Transit-Oriented Development

HealthLine Bus Rapid Transit

Cleveland’s HealthLine Bus Rapid Transit (BRT) connects Cleveland’s two major economic hubs:  the downtown district and University Circle, which includes a cluster of universities, hospitals, and cultural institutions. The BRT line is a centerpiece of City efforts to use transit to support development along Euclid Avenue, which connects the two employment districts.  The transit agency has estimated that the $168 million project has helped support broader economic activity to the tune of $4.3 billion.

University & Community Partnerships

Center for Nonprofit Policy & Practice, Cleveland State University

Cleveland State University has been a national leader in university-community partnerships, with efforts dating back to the 1970s. The Center for Nonprofit Policy & Practice (CNP&P) at the Maxine Goodman Levin College of Urban Affairs, Cleveland State University, arose from the College's involvement with community and neighborhood organizations. The CNP&P was founded to support and foster local nonprofit activity. Read more about Center for Nonprofit Policy & Practice, Cleveland State University ...

NewBridge Center for Arts and Technology

Based on Bill Strickland’s successful Manchester Bidwell job training program, NewBridge Center provides career training for adults and after-school arts programs for urban high school students.  Its adult training programs are designed to meet the employment needs of local hospitals and other institutions and focus on jobs that offer above-average wages, benefits, and opportunities for advancement. At present, New Bridge offers two adult workforce development programs for phlebotomy technicians and pharmacy technicians, both of which provide living wage jobs at area hospitals. In keeping with Strickland’s belief that environment shapes behavior, all NewBridge classes are held in a contemporary high-tech building, filled with art and light.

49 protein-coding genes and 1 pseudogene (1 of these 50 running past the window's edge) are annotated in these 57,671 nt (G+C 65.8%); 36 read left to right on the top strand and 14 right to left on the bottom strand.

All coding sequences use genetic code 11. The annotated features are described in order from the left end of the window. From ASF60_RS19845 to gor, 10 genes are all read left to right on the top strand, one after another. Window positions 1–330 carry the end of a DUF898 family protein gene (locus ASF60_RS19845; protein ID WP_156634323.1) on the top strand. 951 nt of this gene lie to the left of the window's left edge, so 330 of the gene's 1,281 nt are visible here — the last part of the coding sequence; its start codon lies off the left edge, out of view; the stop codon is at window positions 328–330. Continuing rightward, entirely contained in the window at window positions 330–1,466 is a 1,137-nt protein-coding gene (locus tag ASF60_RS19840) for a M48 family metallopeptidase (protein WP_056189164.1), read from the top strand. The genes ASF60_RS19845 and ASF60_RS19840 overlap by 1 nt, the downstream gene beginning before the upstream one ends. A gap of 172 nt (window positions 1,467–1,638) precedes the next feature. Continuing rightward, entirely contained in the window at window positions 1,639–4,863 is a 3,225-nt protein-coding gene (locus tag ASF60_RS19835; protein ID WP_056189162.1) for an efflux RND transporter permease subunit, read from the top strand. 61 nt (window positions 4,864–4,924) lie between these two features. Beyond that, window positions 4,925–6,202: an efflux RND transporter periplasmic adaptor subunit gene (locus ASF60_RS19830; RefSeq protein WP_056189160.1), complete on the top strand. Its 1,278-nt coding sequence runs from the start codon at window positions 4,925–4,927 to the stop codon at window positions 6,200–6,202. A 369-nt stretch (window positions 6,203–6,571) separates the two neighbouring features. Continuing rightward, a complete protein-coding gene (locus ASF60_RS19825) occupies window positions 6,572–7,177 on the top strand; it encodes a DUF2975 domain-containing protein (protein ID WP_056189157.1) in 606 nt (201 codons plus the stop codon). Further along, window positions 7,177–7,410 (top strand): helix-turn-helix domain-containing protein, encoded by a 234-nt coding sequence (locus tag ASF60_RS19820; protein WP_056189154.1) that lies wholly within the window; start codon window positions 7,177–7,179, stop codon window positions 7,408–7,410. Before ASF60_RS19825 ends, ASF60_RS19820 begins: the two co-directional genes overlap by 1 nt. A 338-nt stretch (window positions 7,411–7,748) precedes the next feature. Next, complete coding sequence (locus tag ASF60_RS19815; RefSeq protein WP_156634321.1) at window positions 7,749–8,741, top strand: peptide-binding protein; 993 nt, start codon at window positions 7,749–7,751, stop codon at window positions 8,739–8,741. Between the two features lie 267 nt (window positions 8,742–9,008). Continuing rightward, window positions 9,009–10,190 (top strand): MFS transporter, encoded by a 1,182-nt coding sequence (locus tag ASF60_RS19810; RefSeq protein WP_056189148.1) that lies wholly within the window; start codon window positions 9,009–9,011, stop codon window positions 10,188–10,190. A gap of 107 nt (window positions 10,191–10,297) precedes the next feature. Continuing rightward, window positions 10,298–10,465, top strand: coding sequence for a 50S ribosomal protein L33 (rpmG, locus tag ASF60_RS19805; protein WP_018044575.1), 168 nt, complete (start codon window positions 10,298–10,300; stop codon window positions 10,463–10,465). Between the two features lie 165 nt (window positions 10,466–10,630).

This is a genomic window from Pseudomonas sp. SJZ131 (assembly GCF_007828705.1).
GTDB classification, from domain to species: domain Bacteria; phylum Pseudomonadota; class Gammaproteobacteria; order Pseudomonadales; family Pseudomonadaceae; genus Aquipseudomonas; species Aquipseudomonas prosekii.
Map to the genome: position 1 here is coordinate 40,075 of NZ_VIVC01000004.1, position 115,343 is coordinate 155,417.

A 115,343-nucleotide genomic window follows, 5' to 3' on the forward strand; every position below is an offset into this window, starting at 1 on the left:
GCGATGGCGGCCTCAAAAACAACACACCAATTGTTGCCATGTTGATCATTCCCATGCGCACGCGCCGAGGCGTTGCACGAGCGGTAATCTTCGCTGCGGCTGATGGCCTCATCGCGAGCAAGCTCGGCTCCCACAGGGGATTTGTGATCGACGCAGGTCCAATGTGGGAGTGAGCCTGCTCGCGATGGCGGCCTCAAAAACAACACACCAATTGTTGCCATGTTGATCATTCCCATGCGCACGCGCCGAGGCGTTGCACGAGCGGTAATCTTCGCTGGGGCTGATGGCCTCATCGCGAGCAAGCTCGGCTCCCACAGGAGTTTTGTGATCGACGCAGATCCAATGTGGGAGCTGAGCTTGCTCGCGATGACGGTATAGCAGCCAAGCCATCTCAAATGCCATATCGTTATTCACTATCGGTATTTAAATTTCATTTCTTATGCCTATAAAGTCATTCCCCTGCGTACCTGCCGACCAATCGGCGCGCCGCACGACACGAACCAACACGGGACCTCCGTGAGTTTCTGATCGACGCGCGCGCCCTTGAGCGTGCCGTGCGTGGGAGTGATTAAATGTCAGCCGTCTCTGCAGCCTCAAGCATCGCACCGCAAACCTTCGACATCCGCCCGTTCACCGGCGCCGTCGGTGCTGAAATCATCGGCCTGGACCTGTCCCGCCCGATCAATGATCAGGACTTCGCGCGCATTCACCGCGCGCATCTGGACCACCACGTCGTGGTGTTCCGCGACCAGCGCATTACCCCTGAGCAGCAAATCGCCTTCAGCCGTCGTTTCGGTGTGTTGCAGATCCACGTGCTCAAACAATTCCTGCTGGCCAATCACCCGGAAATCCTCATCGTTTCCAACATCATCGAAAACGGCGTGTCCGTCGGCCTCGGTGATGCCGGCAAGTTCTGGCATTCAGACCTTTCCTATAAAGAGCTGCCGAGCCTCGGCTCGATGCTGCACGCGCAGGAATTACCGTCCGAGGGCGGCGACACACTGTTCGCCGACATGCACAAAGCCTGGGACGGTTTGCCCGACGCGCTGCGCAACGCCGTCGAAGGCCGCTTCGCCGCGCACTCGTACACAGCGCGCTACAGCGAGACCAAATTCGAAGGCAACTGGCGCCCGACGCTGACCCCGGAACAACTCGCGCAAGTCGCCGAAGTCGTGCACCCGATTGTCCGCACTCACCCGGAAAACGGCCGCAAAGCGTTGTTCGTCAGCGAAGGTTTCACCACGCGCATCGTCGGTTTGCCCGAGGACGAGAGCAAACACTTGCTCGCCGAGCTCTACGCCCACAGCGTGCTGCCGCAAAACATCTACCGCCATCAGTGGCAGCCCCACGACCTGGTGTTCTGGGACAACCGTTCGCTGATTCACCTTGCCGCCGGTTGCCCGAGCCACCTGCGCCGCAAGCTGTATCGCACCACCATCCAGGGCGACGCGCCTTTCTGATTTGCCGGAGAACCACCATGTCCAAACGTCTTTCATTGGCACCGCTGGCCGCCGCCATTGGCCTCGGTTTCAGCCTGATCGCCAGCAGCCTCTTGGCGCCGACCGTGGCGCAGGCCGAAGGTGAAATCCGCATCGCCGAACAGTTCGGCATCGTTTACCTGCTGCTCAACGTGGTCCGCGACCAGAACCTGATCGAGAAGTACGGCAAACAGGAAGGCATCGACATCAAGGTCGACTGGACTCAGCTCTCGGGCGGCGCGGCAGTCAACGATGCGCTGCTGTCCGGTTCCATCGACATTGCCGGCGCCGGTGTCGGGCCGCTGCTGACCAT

Social Enterprise

Bridgeport Café

Launched in 2012 by Burten, Bell, Carr Development (BBC) in an effort to create a healthy alternative to traditional fast-food establishments that are overly prevalent in the neighborhood, Bridgeport Café serves a variety of healthy foods and sells fresh, locally-grown produce directly to area residents.  The Café is located in CornUcopia Place, a community facility also developed by BBC that offers nutrition education, cooking demonstrations, a harvest preparation station for local market gardeners, and space to the community on a rental basis.  In 2013, the Café began a food truck program, known as the Mobile Market, which circulates through the community to ensure as many residents as possible can access fresh produce.

Vocational Guidance Services (VGS)

Headquartered in Cleveland, Vocational Guidance Services (VGS) is a nonprofit that provides a comprehensive range of free vocational rehabilitation services to nearly 5,000 individuals with barriers to employment on an annual basis.  Social enterprises, through which clients gain on-the-job experience, are a key part of its approach.  Operating in a variety of industries including custodial, sewing, packing/assembly, machining/inspection, and food services, VGS’ social enterprises are credited with employing more than 1,500 people and paying more than $9 million in wages a year.

Community Development Corporations (CDCs)

Burten, Bell, Carr Development, Incorporated (BBC)

Founded in 1990, Burten, Bell, Carr Development, Incorporated (BBC) is a non-profit neighborhood development organization focused on empowering Cleveland citizens and revitalizing the blighted, underserved Central, Kinsman, and Garden Valley neighborhoods.  To do so, BBC is engaged in a range of initiatives including housing and commercial development, streetscape improvements, youth recreation and education, community security, healthy food access, social enterprise (such as the Bridgeport Café), business development services, and homeownership and financial education workshops and counseling.